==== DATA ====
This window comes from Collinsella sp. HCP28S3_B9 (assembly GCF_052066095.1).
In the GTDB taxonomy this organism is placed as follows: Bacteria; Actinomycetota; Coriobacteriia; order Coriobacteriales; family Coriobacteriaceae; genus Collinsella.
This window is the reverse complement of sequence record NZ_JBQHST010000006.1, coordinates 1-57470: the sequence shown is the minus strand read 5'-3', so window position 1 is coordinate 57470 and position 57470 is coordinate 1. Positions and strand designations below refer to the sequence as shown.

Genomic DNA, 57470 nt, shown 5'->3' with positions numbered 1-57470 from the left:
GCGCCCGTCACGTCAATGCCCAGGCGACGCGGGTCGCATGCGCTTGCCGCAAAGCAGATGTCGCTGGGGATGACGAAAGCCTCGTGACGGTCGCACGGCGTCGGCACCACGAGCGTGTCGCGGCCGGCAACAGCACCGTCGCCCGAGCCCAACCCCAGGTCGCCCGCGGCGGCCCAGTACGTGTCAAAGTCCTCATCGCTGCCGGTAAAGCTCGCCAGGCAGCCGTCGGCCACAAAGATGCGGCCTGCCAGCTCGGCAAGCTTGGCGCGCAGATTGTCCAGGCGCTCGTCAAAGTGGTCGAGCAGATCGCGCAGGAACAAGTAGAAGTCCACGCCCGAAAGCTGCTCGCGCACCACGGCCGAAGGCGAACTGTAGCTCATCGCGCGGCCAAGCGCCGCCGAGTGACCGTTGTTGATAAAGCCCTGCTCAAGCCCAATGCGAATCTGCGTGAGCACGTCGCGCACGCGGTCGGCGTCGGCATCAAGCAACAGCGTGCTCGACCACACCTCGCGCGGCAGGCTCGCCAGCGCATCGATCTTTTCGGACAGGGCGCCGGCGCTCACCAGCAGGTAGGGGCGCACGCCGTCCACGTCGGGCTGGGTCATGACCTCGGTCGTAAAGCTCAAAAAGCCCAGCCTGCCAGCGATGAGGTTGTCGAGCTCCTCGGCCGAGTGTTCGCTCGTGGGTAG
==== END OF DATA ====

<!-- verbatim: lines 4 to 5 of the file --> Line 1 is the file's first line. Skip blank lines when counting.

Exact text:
Genomic DNA, 57470 nt, shown 5'->3' with positions numbered 1-57470 from the left:
GCGCCCGTCACGTCAATGCCCAGGCGACGCGGGTCGCATGCGCTTGCCGCAAAGCAGATGTCGCTGGGGATGACGAAAGCCTCGTGACGGTCGCACGGCGTCGGCACCACGAGCGTGTCGCGGCCGGCAACAGCACCGTCGCCCGAGCCCAACCCCAGGTCGCCCGCGGCGGCCCAGTACGTGTCAAAGTCCTCATCGCTGCCGGTAAAGCTCGCCAGGCAGCCGTCGGCCACAAAGATGCGGCCTGCCAGCTCGGCAAGCTTGGCGCGCAGATTGTCCAGGCGCTCGTCAAAGTGGTCGAGCAGATCGCGCAGGAACAAGTAGAAGTCCACGCCCGAAAGCTGCTCGCGCACCACGGCCGAAGGCGAACTGTAGCTCATCGCGCGGCCAAGCGCCGCCGAGTGACCGTTGTTGATAAAGCCCTGCTCAAGCCCAATGCGAATCTGCGTGAGCACGTCGCGCACGCGGTCGGCGTCGGCATCAAGCAACAGCGTGCTCGACCACACCTCGCGCGGCAGGCTCGCCAGCGCATCGATCTTTTCGGACAGGGCGCCGGCGCTCACCAGCAGGTAGGGGCGCACGCCGTCCACGTCGGGCTGGGTCATGACCTCGGTCGTAAAGCTCAAAAAGCCCAGCCTGCCAGCGATGAGGTTGTCGAGCTCCTCGGCCGAGTGTTCGCTCGTGGGTAG